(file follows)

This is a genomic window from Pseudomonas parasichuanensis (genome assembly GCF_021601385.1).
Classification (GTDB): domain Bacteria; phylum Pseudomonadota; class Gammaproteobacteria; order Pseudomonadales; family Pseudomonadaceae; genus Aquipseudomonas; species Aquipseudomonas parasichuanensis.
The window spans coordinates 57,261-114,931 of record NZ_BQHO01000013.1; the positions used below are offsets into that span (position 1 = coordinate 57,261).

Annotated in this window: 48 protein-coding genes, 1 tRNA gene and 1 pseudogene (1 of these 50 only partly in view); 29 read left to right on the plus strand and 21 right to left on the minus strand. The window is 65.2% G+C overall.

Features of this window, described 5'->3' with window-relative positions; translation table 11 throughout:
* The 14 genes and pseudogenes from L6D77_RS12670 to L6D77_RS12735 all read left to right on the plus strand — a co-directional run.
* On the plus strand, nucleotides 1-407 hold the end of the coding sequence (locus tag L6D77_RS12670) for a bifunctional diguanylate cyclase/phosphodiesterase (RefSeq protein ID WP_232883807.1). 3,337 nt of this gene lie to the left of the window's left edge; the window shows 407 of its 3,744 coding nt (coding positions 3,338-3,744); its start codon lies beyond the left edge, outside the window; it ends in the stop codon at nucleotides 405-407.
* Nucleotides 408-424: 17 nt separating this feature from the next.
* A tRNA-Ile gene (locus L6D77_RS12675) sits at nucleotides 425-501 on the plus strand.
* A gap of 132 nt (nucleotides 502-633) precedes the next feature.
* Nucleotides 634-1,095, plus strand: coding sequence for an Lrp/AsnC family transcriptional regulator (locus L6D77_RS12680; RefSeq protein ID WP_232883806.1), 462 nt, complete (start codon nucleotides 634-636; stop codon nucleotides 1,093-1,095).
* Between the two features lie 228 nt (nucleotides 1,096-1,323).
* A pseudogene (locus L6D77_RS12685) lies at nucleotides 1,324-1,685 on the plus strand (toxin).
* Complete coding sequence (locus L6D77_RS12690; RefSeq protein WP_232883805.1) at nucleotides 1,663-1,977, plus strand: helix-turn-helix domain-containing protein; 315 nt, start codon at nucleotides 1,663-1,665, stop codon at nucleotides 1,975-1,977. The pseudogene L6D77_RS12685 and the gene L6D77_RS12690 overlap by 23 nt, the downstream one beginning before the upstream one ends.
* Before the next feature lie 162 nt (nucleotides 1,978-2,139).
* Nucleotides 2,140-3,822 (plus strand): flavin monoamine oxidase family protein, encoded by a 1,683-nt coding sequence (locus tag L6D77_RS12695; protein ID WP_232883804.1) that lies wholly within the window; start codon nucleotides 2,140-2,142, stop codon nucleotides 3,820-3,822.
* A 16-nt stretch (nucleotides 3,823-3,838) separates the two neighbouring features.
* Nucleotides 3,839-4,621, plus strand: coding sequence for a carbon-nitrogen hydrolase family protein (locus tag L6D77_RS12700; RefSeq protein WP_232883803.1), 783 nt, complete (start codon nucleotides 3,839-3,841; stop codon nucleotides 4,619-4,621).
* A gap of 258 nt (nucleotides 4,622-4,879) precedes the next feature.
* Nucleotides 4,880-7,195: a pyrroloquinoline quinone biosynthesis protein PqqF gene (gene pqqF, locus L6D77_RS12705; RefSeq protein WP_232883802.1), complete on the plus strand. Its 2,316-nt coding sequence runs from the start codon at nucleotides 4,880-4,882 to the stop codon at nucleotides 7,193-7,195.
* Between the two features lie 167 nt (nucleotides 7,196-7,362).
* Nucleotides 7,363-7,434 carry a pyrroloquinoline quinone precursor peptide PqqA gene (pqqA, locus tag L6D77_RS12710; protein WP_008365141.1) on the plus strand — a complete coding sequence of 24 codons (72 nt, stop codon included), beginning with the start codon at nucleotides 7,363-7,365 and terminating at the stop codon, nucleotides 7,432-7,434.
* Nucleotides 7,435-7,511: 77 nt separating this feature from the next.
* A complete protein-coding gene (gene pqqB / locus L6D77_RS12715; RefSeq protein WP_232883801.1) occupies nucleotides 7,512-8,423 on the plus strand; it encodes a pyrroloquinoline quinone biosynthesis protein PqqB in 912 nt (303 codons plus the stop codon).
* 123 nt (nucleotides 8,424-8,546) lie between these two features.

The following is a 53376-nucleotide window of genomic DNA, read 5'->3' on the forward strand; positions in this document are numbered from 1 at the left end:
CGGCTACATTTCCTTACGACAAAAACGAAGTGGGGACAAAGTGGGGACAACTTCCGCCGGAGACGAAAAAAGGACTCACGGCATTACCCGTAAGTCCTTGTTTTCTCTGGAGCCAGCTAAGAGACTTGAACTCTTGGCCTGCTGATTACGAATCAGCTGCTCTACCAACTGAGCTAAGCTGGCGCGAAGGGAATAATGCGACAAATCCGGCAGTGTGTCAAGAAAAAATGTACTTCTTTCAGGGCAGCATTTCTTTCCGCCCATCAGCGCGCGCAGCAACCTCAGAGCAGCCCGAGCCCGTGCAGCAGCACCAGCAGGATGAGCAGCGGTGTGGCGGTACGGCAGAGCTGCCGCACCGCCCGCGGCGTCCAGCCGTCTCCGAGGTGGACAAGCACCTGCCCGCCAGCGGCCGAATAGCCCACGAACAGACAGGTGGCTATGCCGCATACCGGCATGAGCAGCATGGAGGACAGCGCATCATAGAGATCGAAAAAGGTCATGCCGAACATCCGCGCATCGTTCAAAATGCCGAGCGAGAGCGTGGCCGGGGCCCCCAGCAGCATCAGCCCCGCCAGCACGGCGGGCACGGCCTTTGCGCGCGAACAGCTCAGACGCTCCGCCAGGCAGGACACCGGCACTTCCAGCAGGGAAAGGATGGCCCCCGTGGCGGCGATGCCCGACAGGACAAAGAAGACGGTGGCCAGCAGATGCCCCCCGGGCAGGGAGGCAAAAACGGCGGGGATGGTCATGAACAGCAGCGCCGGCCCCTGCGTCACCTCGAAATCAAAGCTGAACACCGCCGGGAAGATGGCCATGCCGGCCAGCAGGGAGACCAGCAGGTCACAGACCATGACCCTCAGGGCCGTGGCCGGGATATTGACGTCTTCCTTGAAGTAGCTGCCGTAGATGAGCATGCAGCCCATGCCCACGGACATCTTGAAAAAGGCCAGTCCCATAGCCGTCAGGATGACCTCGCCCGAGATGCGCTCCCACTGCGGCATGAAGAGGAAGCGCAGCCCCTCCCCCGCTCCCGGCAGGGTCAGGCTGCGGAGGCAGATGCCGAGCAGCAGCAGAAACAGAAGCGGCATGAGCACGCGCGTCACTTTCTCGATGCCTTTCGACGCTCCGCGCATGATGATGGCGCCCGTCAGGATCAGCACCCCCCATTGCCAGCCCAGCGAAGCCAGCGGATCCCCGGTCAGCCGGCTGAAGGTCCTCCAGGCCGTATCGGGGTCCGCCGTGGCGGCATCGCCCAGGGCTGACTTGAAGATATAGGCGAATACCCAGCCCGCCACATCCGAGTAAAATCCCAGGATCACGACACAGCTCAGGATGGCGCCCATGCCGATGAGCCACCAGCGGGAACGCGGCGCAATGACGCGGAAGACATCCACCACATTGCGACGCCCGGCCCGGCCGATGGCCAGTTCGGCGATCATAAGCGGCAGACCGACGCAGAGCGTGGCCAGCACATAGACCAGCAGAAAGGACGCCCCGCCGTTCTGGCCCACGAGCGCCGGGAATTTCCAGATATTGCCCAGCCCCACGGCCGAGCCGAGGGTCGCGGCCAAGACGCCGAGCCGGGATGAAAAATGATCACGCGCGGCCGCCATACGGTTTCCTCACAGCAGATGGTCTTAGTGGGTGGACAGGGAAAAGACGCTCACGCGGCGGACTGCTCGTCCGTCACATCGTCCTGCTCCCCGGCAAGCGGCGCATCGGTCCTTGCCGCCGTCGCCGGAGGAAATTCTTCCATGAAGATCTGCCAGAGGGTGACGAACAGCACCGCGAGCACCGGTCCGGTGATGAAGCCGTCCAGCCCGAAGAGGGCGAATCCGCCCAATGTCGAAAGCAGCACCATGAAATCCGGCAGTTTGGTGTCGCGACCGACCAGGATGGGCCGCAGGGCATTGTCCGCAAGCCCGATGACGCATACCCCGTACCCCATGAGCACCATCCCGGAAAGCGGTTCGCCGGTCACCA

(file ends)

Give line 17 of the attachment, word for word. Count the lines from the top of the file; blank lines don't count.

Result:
* A 16-nt stretch (nucleotides 3,823-3,838) separates the two neighbouring features.